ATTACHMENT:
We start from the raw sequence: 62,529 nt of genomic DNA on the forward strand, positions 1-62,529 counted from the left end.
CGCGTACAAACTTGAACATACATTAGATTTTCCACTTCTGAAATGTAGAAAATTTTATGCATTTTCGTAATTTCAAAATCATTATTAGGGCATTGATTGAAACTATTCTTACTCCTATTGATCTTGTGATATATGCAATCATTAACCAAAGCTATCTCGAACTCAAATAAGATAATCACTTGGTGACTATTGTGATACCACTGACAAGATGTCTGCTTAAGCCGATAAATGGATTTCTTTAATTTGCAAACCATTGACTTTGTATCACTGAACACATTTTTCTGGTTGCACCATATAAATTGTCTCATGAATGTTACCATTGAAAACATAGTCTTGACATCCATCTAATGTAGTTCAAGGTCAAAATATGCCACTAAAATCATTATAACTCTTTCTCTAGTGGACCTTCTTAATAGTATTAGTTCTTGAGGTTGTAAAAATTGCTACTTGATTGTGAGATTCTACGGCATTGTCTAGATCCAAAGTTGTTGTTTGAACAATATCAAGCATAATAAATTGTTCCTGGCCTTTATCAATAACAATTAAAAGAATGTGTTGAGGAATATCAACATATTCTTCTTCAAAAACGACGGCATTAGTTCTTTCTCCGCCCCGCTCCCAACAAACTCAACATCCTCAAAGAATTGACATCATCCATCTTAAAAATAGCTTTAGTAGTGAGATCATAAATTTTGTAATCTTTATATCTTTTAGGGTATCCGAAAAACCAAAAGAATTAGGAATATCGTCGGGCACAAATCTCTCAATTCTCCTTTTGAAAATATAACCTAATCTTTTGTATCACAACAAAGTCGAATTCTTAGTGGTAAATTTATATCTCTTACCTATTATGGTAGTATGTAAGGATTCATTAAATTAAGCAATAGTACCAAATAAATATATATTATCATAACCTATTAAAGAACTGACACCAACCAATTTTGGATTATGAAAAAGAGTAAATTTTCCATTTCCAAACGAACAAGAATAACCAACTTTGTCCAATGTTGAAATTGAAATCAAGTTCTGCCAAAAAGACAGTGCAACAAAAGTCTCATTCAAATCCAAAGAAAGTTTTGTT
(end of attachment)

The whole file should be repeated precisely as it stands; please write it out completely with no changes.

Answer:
We start from the raw sequence: 62,529 nt of genomic DNA on the forward strand, positions 1-62,529 counted from the left end.
CGCGTACAAACTTGAACATACATTAGATTTTCCACTTCTGAAATGTAGAAAATTTTATGCATTTTCGTAATTTCAAAATCATTATTAGGGCATTGATTGAAACTATTCTTACTCCTATTGATCTTGTGATATATGCAATCATTAACCAAAGCTATCTCGAACTCAAATAAGATAATCACTTGGTGACTATTGTGATACCACTGACAAGATGTCTGCTTAAGCCGATAAATGGATTTCTTTAATTTGCAAACCATTGACTTTGTATCACTGAACACATTTTTCTGGTTGCACCATATAAATTGTCTCATGAATGTTACCATTGAAAACATAGTCTTGACATCCATCTAATGTAGTTCAAGGTCAAAATATGCCACTAAAATCATTATAACTCTTTCTCTAGTGGACCTTCTTAATAGTATTAGTTCTTGAGGTTGTAAAAATTGCTACTTGATTGTGAGATTCTACGGCATTGTCTAGATCCAAAGTTGTTGTTTGAACAATATCAAGCATAATAAATTGTTCCTGGCCTTTATCAATAACAATTAAAAGAATGTGTTGAGGAATATCAACATATTCTTCTTCAAAAACGACGGCATTAGTTCTTTCTCCGCCCCGCTCCCAACAAACTCAACATCCTCAAAGAATTGACATCATCCATCTTAAAAATAGCTTTAGTAGTGAGATCATAAATTTTGTAATCTTTATATCTTTTAGGGTATCCGAAAAACCAAAAGAATTAGGAATATCGTCGGGCACAAATCTCTCAATTCTCCTTTTGAAAATATAACCTAATCTTTTGTATCACAACAAAGTCGAATTCTTAGTGGTAAATTTATATCTCTTACCTATTATGGTAGTATGTAAGGATTCATTAAATTAAGCAATAGTACCAAATAAATATATATTATCATAACCTATTAAAGAACTGACACCAACCAATTTTGGATTATGAAAAAGAGTAAATTTTCCATTTCCAAACGAACAAGAATAACCAACTTTGTCCAATGTTGAAATTGAAATCAAGTTCTGCCAAAAAGACAGTGCAACAAAAGTCTCATTCAAATCCAAAGAAAGTTTTGTT